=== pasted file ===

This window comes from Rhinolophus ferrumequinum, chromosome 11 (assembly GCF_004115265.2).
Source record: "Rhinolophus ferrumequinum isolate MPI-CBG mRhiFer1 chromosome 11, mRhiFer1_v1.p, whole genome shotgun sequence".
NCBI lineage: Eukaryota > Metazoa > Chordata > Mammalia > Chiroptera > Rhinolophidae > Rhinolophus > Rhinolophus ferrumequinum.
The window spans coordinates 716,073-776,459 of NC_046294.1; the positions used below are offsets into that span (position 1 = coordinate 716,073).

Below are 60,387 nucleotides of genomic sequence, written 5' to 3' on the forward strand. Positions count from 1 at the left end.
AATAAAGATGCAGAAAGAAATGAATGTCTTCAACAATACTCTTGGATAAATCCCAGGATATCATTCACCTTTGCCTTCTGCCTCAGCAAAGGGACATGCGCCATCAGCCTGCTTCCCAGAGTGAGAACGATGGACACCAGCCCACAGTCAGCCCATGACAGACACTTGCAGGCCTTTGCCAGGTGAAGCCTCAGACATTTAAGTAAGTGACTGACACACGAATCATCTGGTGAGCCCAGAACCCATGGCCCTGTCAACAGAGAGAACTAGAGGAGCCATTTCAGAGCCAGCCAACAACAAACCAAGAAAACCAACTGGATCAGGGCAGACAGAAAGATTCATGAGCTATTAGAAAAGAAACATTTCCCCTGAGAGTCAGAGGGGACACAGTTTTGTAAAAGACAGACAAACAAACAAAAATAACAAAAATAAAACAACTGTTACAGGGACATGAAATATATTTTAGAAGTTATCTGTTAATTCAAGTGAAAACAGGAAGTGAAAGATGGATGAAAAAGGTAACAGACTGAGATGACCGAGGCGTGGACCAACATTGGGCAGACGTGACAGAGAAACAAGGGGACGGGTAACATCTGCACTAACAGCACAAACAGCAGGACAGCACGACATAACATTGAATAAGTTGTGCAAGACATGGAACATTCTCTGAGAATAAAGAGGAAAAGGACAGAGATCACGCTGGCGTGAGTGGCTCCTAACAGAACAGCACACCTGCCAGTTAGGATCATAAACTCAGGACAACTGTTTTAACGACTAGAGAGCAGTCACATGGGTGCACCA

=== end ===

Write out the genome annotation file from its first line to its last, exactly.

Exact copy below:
This window comes from Rhinolophus ferrumequinum, chromosome 11 (assembly GCF_004115265.2).
Source record: "Rhinolophus ferrumequinum isolate MPI-CBG mRhiFer1 chromosome 11, mRhiFer1_v1.p, whole genome shotgun sequence".
NCBI lineage: Eukaryota > Metazoa > Chordata > Mammalia > Chiroptera > Rhinolophidae > Rhinolophus > Rhinolophus ferrumequinum.
The window spans coordinates 716,073-776,459 of NC_046294.1; the positions used below are offsets into that span (position 1 = coordinate 716,073).

Below are 60,387 nucleotides of genomic sequence, written 5' to 3' on the forward strand. Positions count from 1 at the left end.
AATAAAGATGCAGAAAGAAATGAATGTCTTCAACAATACTCTTGGATAAATCCCAGGATATCATTCACCTTTGCCTTCTGCCTCAGCAAAGGGACATGCGCCATCAGCCTGCTTCCCAGAGTGAGAACGATGGACACCAGCCCACAGTCAGCCCATGACAGACACTTGCAGGCCTTTGCCAGGTGAAGCCTCAGACATTTAAGTAAGTGACTGACACACGAATCATCTGGTGAGCCCAGAACCCATGGCCCTGTCAACAGAGAGAACTAGAGGAGCCATTTCAGAGCCAGCCAACAACAAACCAAGAAAACCAACTGGATCAGGGCAGACAGAAAGATTCATGAGCTATTAGAAAAGAAACATTTCCCCTGAGAGTCAGAGGGGACACAGTTTTGTAAAAGACAGACAAACAAACAAAAATAACAAAAATAAAACAACTGTTACAGGGACATGAAATATATTTTAGAAGTTATCTGTTAATTCAAGTGAAAACAGGAAGTGAAAGATGGATGAAAAAGGTAACAGACTGAGATGACCGAGGCGTGGACCAACATTGGGCAGACGTGACAGAGAAACAAGGGGACGGGTAACATCTGCACTAACAGCACAAACAGCAGGACAGCACGACATAACATTGAATAAGTTGTGCAAGACATGGAACATTCTCTGAGAATAAAGAGGAAAAGGACAGAGATCACGCTGGCGTGAGTGGCTCCTAACAGAACAGCACACCTGCCAGTTAGGATCATAAACTCAGGACAACTGTTTTAACGACTAGAGAGCAGTCACATGGGTGCACCA